1. Limited time only! Sign up for a free 30min personal tutor trial with Chegg Tutors
    Dismiss Notice
Dismiss Notice
Join Physics Forums Today!
The friendliest, high quality science and math community on the planet! Everyone who loves science is here!

Displacement under varying acceleration

  1. Sep 19, 2009 #1
    1. The problem statement, all variables and given/known data
    A 7.00 kg object starting from rest falls through a viscous medium and experiences a resistive force = -b , where is the velocity of the object. The object reaches one half its terminal speed in 6.14 s.

    terminal speed = 86.898m/s

    How far has the object traveled in the first 6.14 s of motion?
    3. The attempt at a solution

    i don't understand why i couldn't simply use an integration of V to find the displacement since the acceleration is not constant.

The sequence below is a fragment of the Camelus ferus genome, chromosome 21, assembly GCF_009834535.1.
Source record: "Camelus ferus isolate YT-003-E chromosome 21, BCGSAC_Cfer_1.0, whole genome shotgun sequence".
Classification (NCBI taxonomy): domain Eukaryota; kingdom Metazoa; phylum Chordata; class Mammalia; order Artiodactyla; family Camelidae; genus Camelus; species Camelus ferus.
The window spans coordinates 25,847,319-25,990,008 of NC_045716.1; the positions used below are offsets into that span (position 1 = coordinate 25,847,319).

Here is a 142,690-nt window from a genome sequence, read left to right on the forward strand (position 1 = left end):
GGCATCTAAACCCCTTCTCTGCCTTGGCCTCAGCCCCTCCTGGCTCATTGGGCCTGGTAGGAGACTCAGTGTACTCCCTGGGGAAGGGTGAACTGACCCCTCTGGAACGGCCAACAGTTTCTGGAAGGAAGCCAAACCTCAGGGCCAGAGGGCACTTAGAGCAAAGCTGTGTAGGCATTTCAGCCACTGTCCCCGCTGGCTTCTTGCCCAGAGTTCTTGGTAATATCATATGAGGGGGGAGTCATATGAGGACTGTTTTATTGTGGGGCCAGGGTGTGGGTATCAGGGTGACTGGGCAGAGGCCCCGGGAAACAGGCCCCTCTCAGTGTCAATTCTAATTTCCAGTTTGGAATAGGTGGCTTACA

the method i've tried.
    v=vt(1-e(-t/T))
    T=m/b
    =7/b
    =vt/9.81
    v=86.898(1-e(-t/8.858))

    [tex]\int^{t=6.14}_{t=0}[/tex] vt(1-e(-t/T))dt
    [tex]\int^{t=6.14}_{t=0}[/tex] (86.898-86.898e-t/8.858)dt
    533.55-(43.448-86.898)
    577m

    my answer is wrong, but i don't know why it is wrong. hope somebody could explain to me
     
  2. jcsd
  3. Sep 19, 2009 #2
    Check your definite integration - the numbers look funny.
     
  4. Sep 19, 2009 #3
    where it goes wrong?
     
  5. Sep 19, 2009 #4
    [tex]\int 86.898 - 86.898 e^{-t/8.858} dt = 86.898t + (8.858) 86.898 e^{-t/8.858} + C[/tex]
    I can't tell exactly where you went wrong since your integration process and final integrated form is not shown, but from your values, it seems that you must have messed up the integration of the exponential part.
     
Know someone interested in this topic? Share this thread via Reddit, Google+, Twitter, or Facebook




Similar Discussions: Displacement under varying acceleration
  1. Varying acceleration? (Replies: 2)

Loading...